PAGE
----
The fifth presentation addressed the question of the elaboration of the programme Stop Paying the Rich! and how contemporary society is geared to paying the rich. The speaker enumerated some of the ways that society is increasingly run to pay the rich. He examined at greater length some four key areas regarding the way the economy is organised: interest payments on the national debt; reducing investments on social spending as a proportion of GDP; mechanisms such as the PFI that are being used to privatise public services and put all the public assets of the nation at the disposal of the financial oligarchy; and, the increasing globalisation of the economy. In looking at this last area, the speaker examined the increasing dependence of the economy on inward and outward investment and competing in the global market, nostrums which are promoted by the British bourgeoisie as the basis for a prosperous economy, but which give the rich the highest returns at the expense of the nation. What the working class and people have to elaborate and fight for, he said, is an alternative programme for society.

The question of the theory and practice of a modern communist party was raised in the final presentation. The speaker explained that this was an issue which in practice there had been struggle on within the Party especially since January 1994, and one which was a necessary question for the comrades to address in the period coming up to Congress. He pointed out that it is no longer enough for communists to simply agree with the general line or general principles of the Party. The two Consultative Conferences are examples of the way comrades are involved in carrying out discussion on the line and on the programme of the Party on a continuous basis. He pointed out that Comrade Hardial Bains had said, "It is the order of the day that the communists elevate themselves to the position of politicians, respected by the working class and the broad masses of the people." And, he said, that is an essential part of the thinking behind the discussion the Conference has held on the editorial policy ofWorkers' Weekly.

Throughout the day, important issues were raised by the delegates in the course of the discussion. Important principles were clarified, for example, on the questions of nation-building and on sovereignty, and the necessity of challenging the bourgeoisie, for example on the front of democratic renewal. One participant pointed out that the aspiration of the working class is to solve problems, but it is constantly stopped from doing so by the financial oligarchy. This shows, she went on to say, the necessity for the Party and its newspaper to give leadership. A number of contributions were made on the important issue of national minorities, of opposing the racism and chauvinism which come from the British state, and on the question of minority rights and the question of identity, as well as on the issue of collective rights and the necessity for society to harmonise the rights of the individual with the rights of the collective and each of them with the general interests of society. These contributions greatly enriched the deliberations and assisted in pointing the way as to how to develop the work in preparing for the Third Congress.

The final session of the National Consultative Conference was divided into two parts. At the opening of the session, messages from fraternal parties and friends were presented to the Conference. Rod Eley from the Communist Party of Ireland (Marxist-Leninist) spoke. A message was read out from the Secretariat of the Central Committee of the Communist Ghadar Party of India. Following this Hugh Stephens of the Communist Organisation of Britain came to the microphone, after which a message of greetings to the Conference was read out from friend of the Party, Keith Bennett. Other messages had been received, as Chris Coleman had mentioned in his welcoming remarks, from the comrades of the Indian Workers' Association (G.B.) who sent their very best wishes for the success of the conference, as well as from a comrade from the Jammu Kashmir Liberation Front. The New Communist Party of Britain also sent a message wishing the Conference success.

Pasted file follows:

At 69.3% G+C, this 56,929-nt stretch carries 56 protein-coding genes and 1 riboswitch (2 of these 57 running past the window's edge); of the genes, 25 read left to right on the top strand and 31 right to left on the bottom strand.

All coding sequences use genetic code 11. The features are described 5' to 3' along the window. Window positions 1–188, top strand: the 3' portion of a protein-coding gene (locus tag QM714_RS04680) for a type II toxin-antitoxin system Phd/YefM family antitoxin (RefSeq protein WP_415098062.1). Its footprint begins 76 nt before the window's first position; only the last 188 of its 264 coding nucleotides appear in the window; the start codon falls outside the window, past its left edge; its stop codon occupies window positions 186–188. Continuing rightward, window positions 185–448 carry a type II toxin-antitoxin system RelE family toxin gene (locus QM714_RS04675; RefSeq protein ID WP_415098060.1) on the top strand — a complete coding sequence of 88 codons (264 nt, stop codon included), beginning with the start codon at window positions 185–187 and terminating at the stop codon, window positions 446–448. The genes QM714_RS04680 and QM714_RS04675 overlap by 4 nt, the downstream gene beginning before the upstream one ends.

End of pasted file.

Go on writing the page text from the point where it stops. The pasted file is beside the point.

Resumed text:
The main item on the agenda of this first part of the session was on "Considerations in Setting the Themes and Agenda of the Congress". A representative of the Central Committee sketched some of the considerations in this respect, explaining that it could be said that here the Party is on uncharted ground, in that deciding on the themes and agenda of the Congress is something which will be quite momentous. He explained that the discussions and the deliberations which have been held at this Consultative Conference with this aim in mind will be extremely valuable to the Central Committee and any ancillary Committee that it may set up preparatory to the Congress in setting the themes and agenda of the Congress. But that what has very deliberately put here on the agenda is what are the considerations in setting the themes and agenda. He then went on to examine this question with respect to the Party's line of march, the Party's programme for the working class, and the Party's general line. The discussions of the Consultative Conference on strengthening and consolidating the newspaper and on some of the key problems the Party is addressing in its forward march give indications, he said, to how a Congress can point the way forward into the new millennium for the Party and the class. The perspective of the Congress, he said, is that it is an important event which is of concern for the whole polity, for everyone in motion in society, not simply to the communists. In that sense, it will be very historic, in that it will deliberate on the tasks that will take the Party and class into the new millennium, forward into the 21st century and open the door to progress and to socialism. In opening the discussion which followed, Chris Coleman, spokesperson for RCPB(ML), pointed out that although the Party's work is modest and its numbers small, the advances it is making are very cherished and have momentous consequences in this most bourgeoisified of all bourgeois nations. We have been putting into position various things since 1994 which the class needs – the general line of the Party, the draft programme of the working class, the tasks of the Party which focus around improving the content and extending the readership of the paper – so that when the time comes it can take advantage of a change in the objective situation in its interests and the interests of society. If we can make a break with the chauvinism with which the working class has been saddled by its imperialist bourgeoisie, if we can break with the refusal to face up to the question of the English nation, if we can break with the narrowness and complacency, the narrow trade unionism, that the bourgeoisie would like to impose on the communist and workers' movement, he declared, what a contribution that would be. What vistas it would open up for the working class taking up its independent programme and beginning to end its marginalisation, and coming into the centre of political life and opening up the path to a new society, a socialist society. This is no small thing that we are accomplishing here, he said. To hold our Congress and put these things in place will open a whole new world.